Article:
Review by Scottie theNerd

Reviewed: 09/11/06

He hits the post, and somehow it's a GOOOAALLL!

Every year, we get a mediocre FIFA game; and every four years we get a World Cup that has a random chance of getting a mediocre game. The 2006 FIFA World Cup is one such event that produces a game, one that might not be so mediocre. It doesn’t take a football fanatic to realise that the main appeal to 2006 FIFA World Cup is the spectacle that is the greatest event in international football. Players can pick from 127 national teams from six confederations, featuring the big names in the teams of 2006.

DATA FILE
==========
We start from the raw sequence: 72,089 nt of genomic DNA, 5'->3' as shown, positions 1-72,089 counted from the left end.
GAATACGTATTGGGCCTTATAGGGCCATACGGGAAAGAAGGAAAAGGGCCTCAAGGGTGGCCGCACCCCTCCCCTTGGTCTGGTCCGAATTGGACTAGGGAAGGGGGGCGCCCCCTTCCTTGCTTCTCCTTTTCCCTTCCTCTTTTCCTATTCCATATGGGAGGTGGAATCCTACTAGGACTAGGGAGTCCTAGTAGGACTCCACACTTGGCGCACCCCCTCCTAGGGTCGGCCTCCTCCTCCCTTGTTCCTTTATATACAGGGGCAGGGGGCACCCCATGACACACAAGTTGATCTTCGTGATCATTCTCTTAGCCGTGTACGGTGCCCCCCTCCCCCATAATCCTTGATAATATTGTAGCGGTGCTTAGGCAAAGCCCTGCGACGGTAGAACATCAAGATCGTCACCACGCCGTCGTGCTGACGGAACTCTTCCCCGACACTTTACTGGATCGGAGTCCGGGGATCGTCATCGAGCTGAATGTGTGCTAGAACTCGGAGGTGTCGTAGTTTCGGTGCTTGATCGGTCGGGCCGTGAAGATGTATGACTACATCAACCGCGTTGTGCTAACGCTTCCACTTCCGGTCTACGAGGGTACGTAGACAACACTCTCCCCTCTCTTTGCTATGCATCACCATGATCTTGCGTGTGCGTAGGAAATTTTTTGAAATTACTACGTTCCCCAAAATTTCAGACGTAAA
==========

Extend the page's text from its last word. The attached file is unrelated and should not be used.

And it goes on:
The main feature of 2006 FIFA World Cup is, rather obviously, the World Cup mode. What gives this game much of its replay value is the ability to not only play the World Cup with the actual 2006 World Cup teams, but also select any team from any of the confederations and participate in the whole qualifying campaign. Players can select Greece and go through the rigorous qualifying rounds against the other European teams in an attempt to pull off another Euro 2004. Or, you can pick Australia and have them kick the Oceania teams around before matching up against the fifth-placed South American team to replicate their journey to Germany. Fixtures and results are all simulated throughout the qualifying rounds, resulting in a highly competitive single player experience. Apart from the World Cup mode, the game also features online play and Global Challenge mode, giving players the chance to recreate or alter historical scenarios with current teams.